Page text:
The Jokowi government also had to give in to pressure from mainstream Muslim organisations on at least two other policies. The first was over the exclusion of the word “religion” in the vision statement of the Ministry of Education and Culture’s Roadmap of Indonesia’s Education 2020-2035). Various key leaders from NU and Muhammadiyah had protested over its omission in the original draft. The crux of their unhappiness centred around concerns that the exclusion of the word “religion” could undermine the centrality of religion in education and daily life. Vice-President Ma’ruf Amin also intervened to ask the Minister of Education and Culture to include the word “religion” in the draft vision statement to address criticism that the Indonesian education system could be perceived as a secular system. Eventually, the Education Minister Nadiem Makarim acceded and included the word in the vision statement.
The absence of mainstream Muslim organisations’ response to (cases of minority discrimination) reflects their regressive position and their lack of willingness to empower the marginalised minority groups.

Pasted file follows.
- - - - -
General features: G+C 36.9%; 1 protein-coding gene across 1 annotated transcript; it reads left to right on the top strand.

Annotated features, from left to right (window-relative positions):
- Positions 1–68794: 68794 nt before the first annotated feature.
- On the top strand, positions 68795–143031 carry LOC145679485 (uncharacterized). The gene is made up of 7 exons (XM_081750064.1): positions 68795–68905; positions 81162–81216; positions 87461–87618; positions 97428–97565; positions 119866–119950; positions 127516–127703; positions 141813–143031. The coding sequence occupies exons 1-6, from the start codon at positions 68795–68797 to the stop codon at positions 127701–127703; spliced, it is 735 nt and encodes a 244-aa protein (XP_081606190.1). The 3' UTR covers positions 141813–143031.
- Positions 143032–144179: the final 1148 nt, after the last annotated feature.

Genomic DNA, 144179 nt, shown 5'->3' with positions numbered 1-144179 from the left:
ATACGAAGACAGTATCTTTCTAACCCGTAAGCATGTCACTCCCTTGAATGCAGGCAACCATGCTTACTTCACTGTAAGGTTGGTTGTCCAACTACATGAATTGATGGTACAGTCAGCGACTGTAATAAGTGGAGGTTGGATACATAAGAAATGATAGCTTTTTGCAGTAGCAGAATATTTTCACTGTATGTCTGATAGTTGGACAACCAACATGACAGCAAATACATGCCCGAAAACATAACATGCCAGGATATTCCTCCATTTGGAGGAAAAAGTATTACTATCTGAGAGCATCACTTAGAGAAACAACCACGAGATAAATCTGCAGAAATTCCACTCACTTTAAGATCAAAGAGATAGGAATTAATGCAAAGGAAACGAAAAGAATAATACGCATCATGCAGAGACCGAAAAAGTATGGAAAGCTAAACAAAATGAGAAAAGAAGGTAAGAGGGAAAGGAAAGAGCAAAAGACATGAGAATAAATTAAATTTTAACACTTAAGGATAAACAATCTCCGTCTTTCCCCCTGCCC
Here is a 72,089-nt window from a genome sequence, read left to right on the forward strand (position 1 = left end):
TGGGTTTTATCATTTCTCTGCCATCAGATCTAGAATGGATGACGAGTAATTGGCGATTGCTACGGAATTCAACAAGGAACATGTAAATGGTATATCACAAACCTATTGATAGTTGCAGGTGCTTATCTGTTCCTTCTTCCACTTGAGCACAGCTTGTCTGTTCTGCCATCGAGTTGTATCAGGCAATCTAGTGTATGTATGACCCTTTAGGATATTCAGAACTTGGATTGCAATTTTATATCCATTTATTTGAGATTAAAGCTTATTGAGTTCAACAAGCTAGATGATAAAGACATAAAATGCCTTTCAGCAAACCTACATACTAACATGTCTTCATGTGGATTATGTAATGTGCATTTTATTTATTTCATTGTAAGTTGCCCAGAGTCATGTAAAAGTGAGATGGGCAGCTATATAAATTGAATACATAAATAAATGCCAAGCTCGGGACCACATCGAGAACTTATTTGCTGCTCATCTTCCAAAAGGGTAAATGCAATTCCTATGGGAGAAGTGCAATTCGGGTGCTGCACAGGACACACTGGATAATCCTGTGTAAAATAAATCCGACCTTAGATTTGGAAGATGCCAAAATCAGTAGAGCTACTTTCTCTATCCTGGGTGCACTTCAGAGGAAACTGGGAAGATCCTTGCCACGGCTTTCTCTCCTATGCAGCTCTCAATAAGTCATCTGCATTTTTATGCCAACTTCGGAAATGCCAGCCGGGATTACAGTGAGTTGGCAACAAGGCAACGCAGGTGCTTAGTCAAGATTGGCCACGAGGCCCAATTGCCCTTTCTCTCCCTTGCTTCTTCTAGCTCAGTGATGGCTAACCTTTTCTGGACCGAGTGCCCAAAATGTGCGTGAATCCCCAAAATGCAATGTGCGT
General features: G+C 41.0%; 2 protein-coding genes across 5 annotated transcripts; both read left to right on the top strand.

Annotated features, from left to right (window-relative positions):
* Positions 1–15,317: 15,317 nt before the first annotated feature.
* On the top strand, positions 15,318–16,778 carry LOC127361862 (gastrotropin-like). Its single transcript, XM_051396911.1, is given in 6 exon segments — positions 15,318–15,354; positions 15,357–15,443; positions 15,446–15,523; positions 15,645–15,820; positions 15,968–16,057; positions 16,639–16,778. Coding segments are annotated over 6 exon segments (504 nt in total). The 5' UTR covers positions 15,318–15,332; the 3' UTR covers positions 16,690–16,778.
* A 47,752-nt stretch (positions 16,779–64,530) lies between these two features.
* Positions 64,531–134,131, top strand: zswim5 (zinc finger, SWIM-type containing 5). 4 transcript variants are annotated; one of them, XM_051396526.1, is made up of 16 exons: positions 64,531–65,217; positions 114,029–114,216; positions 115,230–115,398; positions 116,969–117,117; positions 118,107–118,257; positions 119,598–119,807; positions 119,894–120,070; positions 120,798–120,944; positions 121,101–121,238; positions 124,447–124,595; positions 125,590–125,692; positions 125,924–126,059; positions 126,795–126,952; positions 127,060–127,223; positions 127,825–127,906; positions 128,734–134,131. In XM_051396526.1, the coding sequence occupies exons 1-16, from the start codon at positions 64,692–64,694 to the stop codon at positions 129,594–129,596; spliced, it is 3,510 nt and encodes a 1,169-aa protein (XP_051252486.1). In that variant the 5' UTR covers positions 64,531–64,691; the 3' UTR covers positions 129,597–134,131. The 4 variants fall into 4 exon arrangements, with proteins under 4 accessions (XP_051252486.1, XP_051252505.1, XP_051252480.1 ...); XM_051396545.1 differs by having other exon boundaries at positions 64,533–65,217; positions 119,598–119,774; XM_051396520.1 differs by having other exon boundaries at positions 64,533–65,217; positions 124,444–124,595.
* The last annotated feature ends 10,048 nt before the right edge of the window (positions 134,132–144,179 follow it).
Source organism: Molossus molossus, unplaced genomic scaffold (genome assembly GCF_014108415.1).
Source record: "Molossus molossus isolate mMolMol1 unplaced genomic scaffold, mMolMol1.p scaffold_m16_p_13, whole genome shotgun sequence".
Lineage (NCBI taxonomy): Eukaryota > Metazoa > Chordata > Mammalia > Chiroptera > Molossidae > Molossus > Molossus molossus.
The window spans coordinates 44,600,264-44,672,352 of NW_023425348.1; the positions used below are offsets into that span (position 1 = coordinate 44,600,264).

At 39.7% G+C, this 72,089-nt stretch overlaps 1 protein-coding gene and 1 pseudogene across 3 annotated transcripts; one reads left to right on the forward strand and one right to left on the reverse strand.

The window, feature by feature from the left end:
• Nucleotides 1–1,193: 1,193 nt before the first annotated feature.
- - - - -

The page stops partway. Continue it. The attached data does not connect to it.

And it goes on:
The other policy which saw the Jokowi government reverse its position was over the proposal by the Ministry of Religious Affairs (under its former minister Fachrul Razi) to implement Islamic preacher certification to strengthen the moderation of Islam. This was an effort to deal with the rise of Islamic conservatism and radicalism in Islamic dakwah in Indonesia. The Ministry of Religious Affairs had targeted the certification programme to involve around 8,200 Muslim preachers. But this programme was criticised by Muhammadiyah which questioned the need for it. Muhammadiyah stated that dakwah was a religious calling, and therefore the certification of this activity had no relevance. MUI also opposed the move. Anwar Abbas from MUI stated that the dakwah certification programme would be used by the government of Indonesia as a political tool to control religious life in Indonesia. The MUI published a Maklumat (Announcement) stating that MUI as an ulama organisation rejected the initiative by the Ministry of Religious Affairs to implement the programme. Due to the strong opposition from these organisations, the Ministry discontinued the programme.
EROSION OF MINORITY RIGHTS UNDER JOKOWI